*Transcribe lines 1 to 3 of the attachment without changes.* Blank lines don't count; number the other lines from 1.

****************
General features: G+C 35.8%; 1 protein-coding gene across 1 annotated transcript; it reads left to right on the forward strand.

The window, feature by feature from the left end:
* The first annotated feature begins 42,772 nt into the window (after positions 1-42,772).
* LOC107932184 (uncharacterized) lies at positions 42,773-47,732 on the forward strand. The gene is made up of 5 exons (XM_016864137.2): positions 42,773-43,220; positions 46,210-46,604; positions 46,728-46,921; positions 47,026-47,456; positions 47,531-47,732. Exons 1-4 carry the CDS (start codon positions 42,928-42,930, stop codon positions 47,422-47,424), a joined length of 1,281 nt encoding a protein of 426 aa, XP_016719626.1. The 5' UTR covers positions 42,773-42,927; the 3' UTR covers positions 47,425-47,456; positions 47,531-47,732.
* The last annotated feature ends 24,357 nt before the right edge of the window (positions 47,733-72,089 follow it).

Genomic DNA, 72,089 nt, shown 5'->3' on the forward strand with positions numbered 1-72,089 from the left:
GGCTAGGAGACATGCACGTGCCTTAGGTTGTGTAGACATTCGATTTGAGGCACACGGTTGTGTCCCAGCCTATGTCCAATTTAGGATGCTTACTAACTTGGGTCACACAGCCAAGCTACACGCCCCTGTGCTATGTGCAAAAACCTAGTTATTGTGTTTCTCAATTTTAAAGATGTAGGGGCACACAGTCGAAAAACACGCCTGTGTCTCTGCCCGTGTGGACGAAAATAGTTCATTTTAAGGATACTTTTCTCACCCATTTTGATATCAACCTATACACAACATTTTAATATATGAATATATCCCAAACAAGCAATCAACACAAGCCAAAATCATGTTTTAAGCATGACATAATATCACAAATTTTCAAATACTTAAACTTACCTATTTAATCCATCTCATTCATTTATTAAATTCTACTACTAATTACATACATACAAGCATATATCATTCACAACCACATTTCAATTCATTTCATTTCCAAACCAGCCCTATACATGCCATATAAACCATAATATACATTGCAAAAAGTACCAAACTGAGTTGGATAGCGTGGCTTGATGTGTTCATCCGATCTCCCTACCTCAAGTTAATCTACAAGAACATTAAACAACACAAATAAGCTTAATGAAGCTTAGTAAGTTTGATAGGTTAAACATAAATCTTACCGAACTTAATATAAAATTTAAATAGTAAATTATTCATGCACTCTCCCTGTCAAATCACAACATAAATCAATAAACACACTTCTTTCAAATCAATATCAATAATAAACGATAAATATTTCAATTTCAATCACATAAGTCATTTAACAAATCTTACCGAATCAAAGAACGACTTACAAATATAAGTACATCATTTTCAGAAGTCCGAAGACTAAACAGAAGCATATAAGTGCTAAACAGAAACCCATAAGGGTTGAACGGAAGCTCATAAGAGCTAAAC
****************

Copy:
General features: G+C 35.8%; 1 protein-coding gene across 1 annotated transcript; it reads left to right on the forward strand.

The window, feature by feature from the left end:
* The first annotated feature begins 42,772 nt into the window (after positions 1-42,772).